When Labour eventually get an absolute pasting in the 2009-10 general election, we'll see the same kind of denial. It'll be Jock McBottler's fault for being a bad leader and being unattractive to voters - stick to exactly the same policies (in fact why not privatise more?) and draft in a blandie like Miliband and everything will be fine, won't it? No. Brown can't save Labour, just as Eriksson couldn't save England, just as Capello can't save England. Labour need to look a lot deeper than that. They need to look at what's gone wrong and what needs to be sorted out. They need to look at whether the electoral system in this country really is advantageous or democratic. They need to look at whether people in the midst of a huge recession really need to be saddled with enormous PFI debts and privatised everything - is that really what working people really want? Who asked for it? Can anyone tell me when voters ever asked for PFI? Anyone? Ever? Yet the assiduousness with which Labour pursues it, you'd think it was the first item on the agenda at every single Labour party meeting ever.
Labour need a crushing, humiliating defeat at the polls. They need to be annihilated. They need to be wiped off the face of the map by those people who are their traditional supporters. It's no use voting for Labour, with policies directly opposite to what you think, in the vain hope that they'll be 'better than the Tories'. They won't be. They've shot their bolt. It's those 'core' supporters who are the problem, and the trade unions too, propping up a party that has done virtually nothing for the interests of working people in 11 years of administration. Labour have had their chance.
England, too, need to be wiped off the football map. Just 14th in the world isn't enough. They aren't that good. They need to be destroyed before there's a real inquest into what went wrong - otherwise it'll just be, oh well, change the manager, things will get better, we've got a Golden Generation of players, they'll magically make everything OK, despite not being able to pass the ball properly.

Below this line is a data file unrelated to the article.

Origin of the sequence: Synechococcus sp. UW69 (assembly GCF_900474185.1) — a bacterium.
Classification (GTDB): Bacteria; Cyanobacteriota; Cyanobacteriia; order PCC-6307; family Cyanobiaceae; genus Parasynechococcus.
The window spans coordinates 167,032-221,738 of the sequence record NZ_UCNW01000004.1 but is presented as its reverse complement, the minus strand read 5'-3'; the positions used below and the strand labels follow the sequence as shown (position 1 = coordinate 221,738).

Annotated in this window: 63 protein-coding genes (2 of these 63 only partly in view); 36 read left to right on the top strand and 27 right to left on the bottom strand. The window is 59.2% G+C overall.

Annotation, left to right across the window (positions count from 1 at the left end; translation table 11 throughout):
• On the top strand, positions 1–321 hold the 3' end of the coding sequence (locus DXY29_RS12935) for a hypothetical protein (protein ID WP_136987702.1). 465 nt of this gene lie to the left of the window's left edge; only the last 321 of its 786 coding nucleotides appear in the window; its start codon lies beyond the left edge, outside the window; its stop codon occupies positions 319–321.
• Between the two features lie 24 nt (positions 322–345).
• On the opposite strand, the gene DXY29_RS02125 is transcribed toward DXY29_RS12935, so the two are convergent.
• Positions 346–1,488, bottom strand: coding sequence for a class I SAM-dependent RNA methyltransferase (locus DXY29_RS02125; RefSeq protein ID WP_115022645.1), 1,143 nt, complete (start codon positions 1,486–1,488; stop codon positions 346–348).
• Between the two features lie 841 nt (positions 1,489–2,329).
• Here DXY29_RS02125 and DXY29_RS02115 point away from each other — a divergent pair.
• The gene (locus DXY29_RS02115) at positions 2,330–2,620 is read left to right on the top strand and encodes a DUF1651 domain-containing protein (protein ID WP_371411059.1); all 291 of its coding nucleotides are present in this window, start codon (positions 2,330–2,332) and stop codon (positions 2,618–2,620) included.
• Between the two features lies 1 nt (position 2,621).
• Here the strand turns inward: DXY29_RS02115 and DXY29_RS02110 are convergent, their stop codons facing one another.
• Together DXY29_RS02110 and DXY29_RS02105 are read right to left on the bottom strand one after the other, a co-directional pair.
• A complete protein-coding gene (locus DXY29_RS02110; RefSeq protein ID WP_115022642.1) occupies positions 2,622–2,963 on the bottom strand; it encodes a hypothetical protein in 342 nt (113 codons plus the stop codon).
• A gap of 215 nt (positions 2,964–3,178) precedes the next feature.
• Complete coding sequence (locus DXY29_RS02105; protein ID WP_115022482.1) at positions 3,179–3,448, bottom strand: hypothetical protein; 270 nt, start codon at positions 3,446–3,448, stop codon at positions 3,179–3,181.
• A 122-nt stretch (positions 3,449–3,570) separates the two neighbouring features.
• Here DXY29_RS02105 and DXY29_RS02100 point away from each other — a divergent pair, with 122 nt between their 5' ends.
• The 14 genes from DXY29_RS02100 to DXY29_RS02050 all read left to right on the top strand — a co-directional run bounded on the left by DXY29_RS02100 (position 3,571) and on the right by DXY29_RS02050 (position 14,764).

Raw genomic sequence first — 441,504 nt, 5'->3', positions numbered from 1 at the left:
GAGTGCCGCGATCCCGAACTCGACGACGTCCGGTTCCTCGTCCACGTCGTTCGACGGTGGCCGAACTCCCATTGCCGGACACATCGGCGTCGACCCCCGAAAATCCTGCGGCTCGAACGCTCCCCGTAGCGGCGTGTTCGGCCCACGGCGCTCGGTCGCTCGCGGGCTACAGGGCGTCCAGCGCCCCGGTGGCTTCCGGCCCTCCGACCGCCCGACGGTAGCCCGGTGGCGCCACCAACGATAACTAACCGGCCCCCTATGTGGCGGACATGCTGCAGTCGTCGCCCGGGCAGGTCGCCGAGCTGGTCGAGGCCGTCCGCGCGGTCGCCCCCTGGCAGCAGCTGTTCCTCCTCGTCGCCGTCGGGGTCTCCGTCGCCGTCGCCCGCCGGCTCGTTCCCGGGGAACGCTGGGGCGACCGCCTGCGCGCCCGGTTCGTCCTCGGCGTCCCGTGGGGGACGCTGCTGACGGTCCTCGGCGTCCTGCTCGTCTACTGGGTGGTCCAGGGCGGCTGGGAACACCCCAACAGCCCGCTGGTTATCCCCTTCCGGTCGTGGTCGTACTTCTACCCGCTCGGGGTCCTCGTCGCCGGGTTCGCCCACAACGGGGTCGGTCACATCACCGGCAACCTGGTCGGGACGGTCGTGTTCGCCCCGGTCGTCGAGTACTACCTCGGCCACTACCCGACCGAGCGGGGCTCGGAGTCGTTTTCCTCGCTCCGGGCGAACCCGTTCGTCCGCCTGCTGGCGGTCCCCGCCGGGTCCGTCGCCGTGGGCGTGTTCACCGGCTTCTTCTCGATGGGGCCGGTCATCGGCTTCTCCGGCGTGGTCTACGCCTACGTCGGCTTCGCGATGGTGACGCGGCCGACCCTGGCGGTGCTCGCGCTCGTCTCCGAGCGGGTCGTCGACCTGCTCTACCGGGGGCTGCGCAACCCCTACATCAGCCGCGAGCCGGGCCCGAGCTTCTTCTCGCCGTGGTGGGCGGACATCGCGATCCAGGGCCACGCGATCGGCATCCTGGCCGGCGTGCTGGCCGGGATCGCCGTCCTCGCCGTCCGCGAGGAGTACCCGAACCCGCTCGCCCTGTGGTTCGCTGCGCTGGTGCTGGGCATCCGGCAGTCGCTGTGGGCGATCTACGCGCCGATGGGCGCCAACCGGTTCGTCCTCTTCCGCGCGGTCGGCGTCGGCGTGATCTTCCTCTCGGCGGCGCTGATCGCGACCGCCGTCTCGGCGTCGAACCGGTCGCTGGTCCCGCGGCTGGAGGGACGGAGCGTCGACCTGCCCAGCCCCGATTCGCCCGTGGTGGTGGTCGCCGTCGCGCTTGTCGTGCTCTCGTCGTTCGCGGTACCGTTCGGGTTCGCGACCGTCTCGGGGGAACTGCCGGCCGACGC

So, much as it pains me, with a heavy heart I must hope for England defeat to Croatia this week. Otherwise things will never change. I'll be watching millionaire clod-hoppers belting the ball 70 yards upfield for a tall fella, who loses possession and then fouls someone, for the rest of my life. I don't want that. I want a sea-change in football culture, an assessment of the Premier League's value to England and what can be done to bring through young talented players; we want some entertaining football from players who look like they give a fuck about putting on an England shirt. We won't get it if we qualify for the next World Cup.
And Labour must be crushed in the next general election, or they will believe that only minor tinkering to the New Labour project is required to keep everyone happy. People deserve something other than bland political consensus in which human beings' needs are put second and businesses' first. At the moment there is no alternative; there needs to be one. Labour can provide that hope; it's what they were there for all along.